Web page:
The United Nations Environment Programme (UNEP) Environment and Trade Hub has published a policy brief that addresses COVID-19 and its effects on international trade and the environment.
Titled, “COVID-19: Implications for Trade and Environment,” the brief acknowledges the unprecedented contraction that trade is experiencing due to the pandemic, and argues that a fast recovery depends on how long the epidemic lasts and the effectiveness of policy responses.
The World Trade Organization (WTO) expects world trade to fall by between 13% and 32% in 2020, and the UN Conference on Trade and Development (UNCTAD) estimates that global foreign direct investment could decrease by up to 40% during 2020-2021. Moreover, many countries have implemented COVID 19-related trade measures, especially for food stuffs and medical supplies exports, affecting supply chains and availability of food and medical supplies.
The brief explains that decreases in prices and investment will disrupt supply chains and trading patterns, while the International Monetary Fund (IMF) has confirmed a global recession, with: economic activity decreasing further and faster than during the 2008 global financial crisis; rapidly increasing unemployment; small and medium-sized enterprises (SMEs) going out of business; and economic uncertainty predicted to continue until at least the end of 2021.
In addition, the brief argues, while disruptions in the movement of goods, technologies, components, and people contribute to reduced emissions, they will also hurt green trade flows. Prior to the pandemic, for example, clean energy technologies and efforts to pursue low-carbon development paths were increasing, with the International Energy Agency (IEA) predicting that renewable energy capacity would expand by 50% between 2019 and 2024.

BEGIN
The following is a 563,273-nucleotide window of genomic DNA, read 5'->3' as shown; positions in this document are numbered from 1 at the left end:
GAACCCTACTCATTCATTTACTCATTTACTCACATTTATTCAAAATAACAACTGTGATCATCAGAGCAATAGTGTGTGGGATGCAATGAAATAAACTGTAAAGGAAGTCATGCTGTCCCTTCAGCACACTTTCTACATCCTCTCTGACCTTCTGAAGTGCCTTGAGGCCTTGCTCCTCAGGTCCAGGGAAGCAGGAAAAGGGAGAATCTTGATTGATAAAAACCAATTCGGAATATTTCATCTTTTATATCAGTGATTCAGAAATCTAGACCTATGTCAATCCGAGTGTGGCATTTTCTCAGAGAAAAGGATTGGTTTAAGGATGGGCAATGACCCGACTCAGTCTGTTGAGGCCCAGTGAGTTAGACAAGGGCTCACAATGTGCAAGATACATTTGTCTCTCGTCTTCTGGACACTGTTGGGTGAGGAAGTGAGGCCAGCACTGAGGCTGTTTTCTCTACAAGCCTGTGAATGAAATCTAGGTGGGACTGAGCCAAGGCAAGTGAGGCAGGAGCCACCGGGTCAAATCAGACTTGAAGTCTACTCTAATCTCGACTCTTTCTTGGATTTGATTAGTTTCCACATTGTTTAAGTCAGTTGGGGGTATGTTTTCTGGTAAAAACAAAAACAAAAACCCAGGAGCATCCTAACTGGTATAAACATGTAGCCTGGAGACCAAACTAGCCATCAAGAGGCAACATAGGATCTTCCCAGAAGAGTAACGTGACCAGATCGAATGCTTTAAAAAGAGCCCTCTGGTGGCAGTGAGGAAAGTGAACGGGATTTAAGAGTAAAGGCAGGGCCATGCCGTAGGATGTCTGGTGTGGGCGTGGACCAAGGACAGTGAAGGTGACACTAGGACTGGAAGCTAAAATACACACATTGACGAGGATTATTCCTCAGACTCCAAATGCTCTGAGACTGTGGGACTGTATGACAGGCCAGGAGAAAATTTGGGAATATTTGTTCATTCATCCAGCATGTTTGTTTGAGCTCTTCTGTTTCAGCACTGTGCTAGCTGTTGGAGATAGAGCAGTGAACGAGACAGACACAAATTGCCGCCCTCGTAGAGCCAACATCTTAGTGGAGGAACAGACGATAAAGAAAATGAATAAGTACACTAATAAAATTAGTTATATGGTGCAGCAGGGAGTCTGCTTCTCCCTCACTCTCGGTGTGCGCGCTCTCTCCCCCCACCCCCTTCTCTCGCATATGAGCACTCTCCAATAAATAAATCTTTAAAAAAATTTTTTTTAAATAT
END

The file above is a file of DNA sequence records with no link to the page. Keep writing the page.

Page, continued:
However, oil price decreases threaten these advances and put pressure on renewable energy sources. Lower emissions during the recovery process and in the longer term depend on whether behavioral changes as a result of COVID-19, such as reduced air travel, and stimulus packages, lead to structural changes that reduce emissions.
The brief warns that trade governance reforms are uncertain, with environmental action at the WTO on hold, and a number of meetings to discuss such reforms, including greening trade and transitioning to a circular economy, postponed, including the WTO ministerial meeting in June 2020.
Regarding the post-COVID recovery and reconnecting economies and rebuilding a more resilient and environmentally sustainable trading system, the document suggests:
- incorporating sustainable development and climate resilience and preparedness into trade policies and governance, instead of focusing recovery measures on a return to “business as usual”;
- connecting economies for rapid response and facilitating the flow of goods and services for disaster relief;
- facilitating an increase in green trade and green investment flows;
- closing illegal and unregulated wildlife trade and markets to reduce the risk of future zoonotic epidemics;
- rebuilding sustainable food chains, promoting local trade, and boosting exports in sustainable produce; and
- helping developing countries build resilience and green their export sectors, through, for example, the WTO-led Aid for Trade initiative.
The brief also describes next steps and UNEP’s work in this area, noting that the post-COVID-19 recovery can be divided into two phases: in the near term, addressing the global economic crisis, with governments implementing stimulus packages and fiscal reforms and trade measures; and in the long term, restructuring the global economy and trade system to make them more resilient.
The brief highlights Environment and Trade Hub’s efforts, which support countries to use trade as a vehicle for sustainable development and resilience.
It explains that UNEP can help countries pursue the SDGs and a green post-COVID recovery by, inter alia: enhancing their capacity to build climate resilience and realize trade opportunities as a result of the green economy transition; helping countries strengthen the sustainability aspects of trade agreements; and fostering dialogues and partnerships to raise awareness and advance the global agenda on trade, resilience, and the environment.
Photo of Nairobi, Kenya (where UNEP is headquartered) via Adobe Stock.
This article by Leila Mead originally appeared on the SDG Knowledge Hub of the International Institute for Sustainable Development (IISD). Reprinted here by permission.